United Technologies (RTX 0.95%) and Honeywell International (HON 0.75%) are having a pretty good year so far. Both stocks have outperformed the S&P 500 as initial fears for an industrial recession have abated throughout the year. United Technologies is the cheaper stock, but both look like a good value based on their forward estimates.
Let's take a look at their presentations at the recent Electrical Products Group (EPG) conference, and what management said about their earnings prospects in 2016.
Honeywell full-year guidance affirmed
Despite a moderation in global growth forecasts in 2016, both companies maintained full-year guidance at the conference. Honeywell COO Darius Adamczyk revealed that April was running in line with expectations. Moreover, his commentary on each of Honeywell's three segments gave cause for optimism.
Going back to Honeywell's first quarter, the company generated stronger-than-expected overall sales that helped to offset a weaker margin, resulting in EPS at the top of management's guidance range. However, outcomes weren't consistent across each segment.
In Aerospace, Honeywell really is firing on all cylinders, with first-quarter organic sales growth of 3% coming in ahead of expectations for 1% to 2%. That performance seems to be carrying through into the second quarter, with Adamczyk confirming good aftermarket sales due to ongoing growth in flight hours.
Automation and Control Solutions
In ACS, Honeywell saw an interesting dynamic in the first quarter with strong growth (11% core organic) in its relatively lower-margin building solutions and distribution sales (BSD) while higher-margin Energy, Safety, and Security (ESS) sales growth was flat on an organic basis -- the result was a reduction in margin. When discussing current ACS sales trends, Adamczyk confirmed they are "very good," suggesting the ACS segment can continue to offset any margin compression with stronger sales growth.
Performance Materials and Technologies
The PMT segment is arguably the most problematic. Core organic sales were down 8% in the first quarter, with UOP (formerly known as Universal Oil Products) petrochemical catalyst sales down a whopping 38%. On the earnings call, CFO Tom Szlosek argued that catalyst business growth rates would improve in the second half. In addition, CEO David Cote claimed UOP sales were lumpy because of the lag between orders and sales, but he claimed, "We have a pretty good sense for the year and what happens in the second half versus this first half when it comes to catalysts."
Clearly, order patterns matter, so when Adamczyk updated investors at EPG by saying PMT bookings were good, it's fairly reasonable to assume management's plans for PMT in 2016 are still on track.
United Technologies on track, but questions remain
The company is less highly rated than its one-time suitor, but the market has good reason. While Honeywell's ability to execute and its strategic direction are rarely questioned, United Technologies' management often fields questions from analysts on both matters -- and CEO Greg Hayes' presentation at EPG was no different. To complicate things further, the company is going through a transitional year in three of its four segments.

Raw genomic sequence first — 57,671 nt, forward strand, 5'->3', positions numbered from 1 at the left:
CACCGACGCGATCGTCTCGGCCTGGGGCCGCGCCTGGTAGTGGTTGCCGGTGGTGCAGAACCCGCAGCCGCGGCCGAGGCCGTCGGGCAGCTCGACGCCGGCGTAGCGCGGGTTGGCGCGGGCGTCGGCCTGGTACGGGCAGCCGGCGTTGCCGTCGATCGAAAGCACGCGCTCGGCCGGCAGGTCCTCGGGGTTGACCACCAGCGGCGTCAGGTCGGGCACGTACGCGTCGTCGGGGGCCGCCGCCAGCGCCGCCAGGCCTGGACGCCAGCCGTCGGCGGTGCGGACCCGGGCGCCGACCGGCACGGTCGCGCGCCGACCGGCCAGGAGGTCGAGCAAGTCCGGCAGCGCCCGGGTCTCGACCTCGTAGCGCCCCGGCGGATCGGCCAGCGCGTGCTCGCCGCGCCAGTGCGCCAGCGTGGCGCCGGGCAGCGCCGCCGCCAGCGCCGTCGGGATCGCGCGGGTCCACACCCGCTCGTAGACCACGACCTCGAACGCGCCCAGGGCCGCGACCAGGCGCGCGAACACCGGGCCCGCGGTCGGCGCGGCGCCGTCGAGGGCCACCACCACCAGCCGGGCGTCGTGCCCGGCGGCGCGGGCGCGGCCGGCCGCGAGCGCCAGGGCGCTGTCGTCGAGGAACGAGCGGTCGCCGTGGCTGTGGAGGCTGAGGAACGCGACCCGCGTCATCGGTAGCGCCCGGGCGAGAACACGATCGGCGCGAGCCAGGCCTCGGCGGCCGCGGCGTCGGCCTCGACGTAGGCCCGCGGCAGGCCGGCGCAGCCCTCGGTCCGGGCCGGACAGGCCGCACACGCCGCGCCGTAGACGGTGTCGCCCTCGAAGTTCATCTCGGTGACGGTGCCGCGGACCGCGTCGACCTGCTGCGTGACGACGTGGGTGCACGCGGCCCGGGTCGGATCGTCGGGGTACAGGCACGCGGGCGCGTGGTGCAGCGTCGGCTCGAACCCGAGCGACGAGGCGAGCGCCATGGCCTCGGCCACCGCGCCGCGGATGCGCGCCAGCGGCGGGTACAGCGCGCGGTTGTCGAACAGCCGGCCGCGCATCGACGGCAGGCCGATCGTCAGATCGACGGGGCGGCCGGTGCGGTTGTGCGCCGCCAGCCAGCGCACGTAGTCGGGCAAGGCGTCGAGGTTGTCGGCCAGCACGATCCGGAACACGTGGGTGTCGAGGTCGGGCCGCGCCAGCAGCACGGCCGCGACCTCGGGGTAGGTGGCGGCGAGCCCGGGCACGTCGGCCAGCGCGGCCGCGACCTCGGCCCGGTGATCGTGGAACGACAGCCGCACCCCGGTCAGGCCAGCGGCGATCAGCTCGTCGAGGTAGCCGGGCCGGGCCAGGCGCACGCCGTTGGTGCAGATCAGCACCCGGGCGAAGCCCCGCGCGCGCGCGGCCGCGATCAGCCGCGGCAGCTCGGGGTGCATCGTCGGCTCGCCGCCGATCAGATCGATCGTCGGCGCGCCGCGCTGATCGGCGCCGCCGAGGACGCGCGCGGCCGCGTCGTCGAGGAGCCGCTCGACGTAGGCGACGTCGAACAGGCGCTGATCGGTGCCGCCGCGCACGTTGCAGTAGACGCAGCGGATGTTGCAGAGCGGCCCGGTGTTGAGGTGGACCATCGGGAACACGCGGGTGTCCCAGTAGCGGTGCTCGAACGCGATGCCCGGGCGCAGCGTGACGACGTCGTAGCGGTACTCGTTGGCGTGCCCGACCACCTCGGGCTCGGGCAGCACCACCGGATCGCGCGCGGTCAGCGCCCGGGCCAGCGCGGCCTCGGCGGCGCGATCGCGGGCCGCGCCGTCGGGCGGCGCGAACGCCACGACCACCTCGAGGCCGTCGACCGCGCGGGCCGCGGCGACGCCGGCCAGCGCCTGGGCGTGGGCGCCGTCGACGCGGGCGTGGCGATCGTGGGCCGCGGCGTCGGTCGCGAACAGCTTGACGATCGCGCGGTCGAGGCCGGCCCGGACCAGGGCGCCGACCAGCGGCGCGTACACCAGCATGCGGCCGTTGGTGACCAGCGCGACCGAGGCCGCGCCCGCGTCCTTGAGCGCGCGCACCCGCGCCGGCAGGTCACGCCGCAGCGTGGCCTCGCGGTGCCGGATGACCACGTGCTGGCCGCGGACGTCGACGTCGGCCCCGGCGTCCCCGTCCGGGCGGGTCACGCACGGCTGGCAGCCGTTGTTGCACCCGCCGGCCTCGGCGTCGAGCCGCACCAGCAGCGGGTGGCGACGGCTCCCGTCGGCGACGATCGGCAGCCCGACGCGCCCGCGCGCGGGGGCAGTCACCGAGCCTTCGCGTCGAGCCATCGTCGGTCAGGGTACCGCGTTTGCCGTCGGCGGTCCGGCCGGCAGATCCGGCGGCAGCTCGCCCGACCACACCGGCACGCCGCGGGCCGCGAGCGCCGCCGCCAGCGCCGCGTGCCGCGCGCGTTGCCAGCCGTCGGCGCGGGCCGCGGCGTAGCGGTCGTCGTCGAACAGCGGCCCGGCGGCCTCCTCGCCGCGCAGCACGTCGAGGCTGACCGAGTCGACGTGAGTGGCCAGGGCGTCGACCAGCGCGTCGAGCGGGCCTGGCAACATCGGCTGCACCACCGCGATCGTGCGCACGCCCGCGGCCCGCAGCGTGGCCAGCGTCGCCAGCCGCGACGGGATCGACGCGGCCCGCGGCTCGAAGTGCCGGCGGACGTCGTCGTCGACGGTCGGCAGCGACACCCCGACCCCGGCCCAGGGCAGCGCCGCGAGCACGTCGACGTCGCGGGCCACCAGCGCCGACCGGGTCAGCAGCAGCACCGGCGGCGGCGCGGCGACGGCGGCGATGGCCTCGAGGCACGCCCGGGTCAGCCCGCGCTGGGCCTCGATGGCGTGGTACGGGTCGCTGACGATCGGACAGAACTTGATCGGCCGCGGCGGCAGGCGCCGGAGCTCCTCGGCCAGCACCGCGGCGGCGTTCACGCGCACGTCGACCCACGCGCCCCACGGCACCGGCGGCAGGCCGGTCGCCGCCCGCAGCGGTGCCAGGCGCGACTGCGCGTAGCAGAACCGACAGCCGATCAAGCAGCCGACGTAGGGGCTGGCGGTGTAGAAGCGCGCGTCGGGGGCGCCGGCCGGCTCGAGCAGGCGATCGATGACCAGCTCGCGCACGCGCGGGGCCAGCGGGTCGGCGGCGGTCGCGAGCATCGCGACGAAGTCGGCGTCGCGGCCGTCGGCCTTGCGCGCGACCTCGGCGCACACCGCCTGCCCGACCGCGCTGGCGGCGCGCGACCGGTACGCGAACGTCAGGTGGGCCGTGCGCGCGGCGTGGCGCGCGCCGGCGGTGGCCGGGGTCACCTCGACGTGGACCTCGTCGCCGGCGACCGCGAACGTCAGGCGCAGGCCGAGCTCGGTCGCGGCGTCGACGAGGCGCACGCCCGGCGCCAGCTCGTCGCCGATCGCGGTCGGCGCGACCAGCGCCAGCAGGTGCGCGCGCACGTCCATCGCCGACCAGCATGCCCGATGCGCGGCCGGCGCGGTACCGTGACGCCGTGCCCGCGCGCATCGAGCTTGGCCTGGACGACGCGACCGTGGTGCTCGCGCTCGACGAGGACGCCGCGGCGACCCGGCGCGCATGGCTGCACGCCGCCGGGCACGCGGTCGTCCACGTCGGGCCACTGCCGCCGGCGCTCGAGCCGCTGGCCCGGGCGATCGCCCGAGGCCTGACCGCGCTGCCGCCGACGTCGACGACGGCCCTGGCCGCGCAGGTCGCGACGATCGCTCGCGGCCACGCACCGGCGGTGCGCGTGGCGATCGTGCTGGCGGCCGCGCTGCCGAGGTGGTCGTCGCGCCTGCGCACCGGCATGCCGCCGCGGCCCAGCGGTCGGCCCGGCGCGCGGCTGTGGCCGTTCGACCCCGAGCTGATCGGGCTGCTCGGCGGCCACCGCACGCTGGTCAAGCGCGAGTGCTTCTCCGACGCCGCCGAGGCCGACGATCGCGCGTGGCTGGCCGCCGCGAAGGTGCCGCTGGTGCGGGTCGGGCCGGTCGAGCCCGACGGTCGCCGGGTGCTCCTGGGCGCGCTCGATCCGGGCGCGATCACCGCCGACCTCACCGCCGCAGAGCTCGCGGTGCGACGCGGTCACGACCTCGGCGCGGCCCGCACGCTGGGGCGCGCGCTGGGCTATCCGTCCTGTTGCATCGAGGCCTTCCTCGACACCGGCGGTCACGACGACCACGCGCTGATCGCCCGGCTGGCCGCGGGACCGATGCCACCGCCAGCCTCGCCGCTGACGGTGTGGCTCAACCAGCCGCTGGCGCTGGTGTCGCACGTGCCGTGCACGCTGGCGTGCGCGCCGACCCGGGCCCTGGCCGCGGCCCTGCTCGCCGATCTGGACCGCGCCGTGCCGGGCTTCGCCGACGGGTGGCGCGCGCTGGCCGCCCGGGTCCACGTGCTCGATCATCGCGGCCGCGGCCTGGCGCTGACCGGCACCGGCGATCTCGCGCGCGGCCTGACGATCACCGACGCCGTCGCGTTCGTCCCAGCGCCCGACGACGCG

Management is using pricing to try to gain market share with Otis in China and defend its high-margin elevator servicing business from local competition. Consequently, Otis unit sales rose 2% in China in the first quarter, while China sales declined 3% -- a classic trade-off of pricing for new equipment sales. At EPG, Hayes argued that Otis is "never going to be the low price leader" in China and is therefore unlikely to drive down pricing in the market overall. Moreover, he declared a willingness to make acquisitions to gain market share.
On a more disappointing note, he outlined that weather patterns in the U.S. hadn't helped residential Heating, Ventilation and Air Conditioning (HVAC) demand in the U.S., and pricing pressure could occur later in the year -- not great news for the Climate, Controls and Security segment.
Pratt & Whitney and Aerospace Systems
Pratt & Whitney has to overcome negative engine margin as the initial cost per unit of production on its new geared turbofan engine. However, Hayes argued that the overhaul cycle and aftermarket revenue from the V2500 engine (which powers the Airbus A320 family and is manufactured by a partnership including Pratt & Whitney) should support growth prospects. Meanwhile, putting the geared turbofan engine on Boeing Company platforms remains a possibility -- particularly if Boeing responds to competition from the A321.
The aerospace systems segment also faces headwinds in 2016 -- principally from, initially at least, newer, lower-margin products replacing legacy systems -- but Hayes affirmed the ongoing strength of the commercial aftermarket.
Both companies affirmed full-year guidance at EPG, although Honeywell appears to have better sales and earnings traction. Honeywell's Aerospace and ACS segments continue to perform well, while PMT looks set for a better second half -- all good news.
United Technologies has near-term headwinds to overcome, as well as a softer outlook for HVAC sales, and some longer-term considerations with Otis (China) and Pratt & Whitney (geared turbofan production), but so far, the company still appears to be on track in 2016.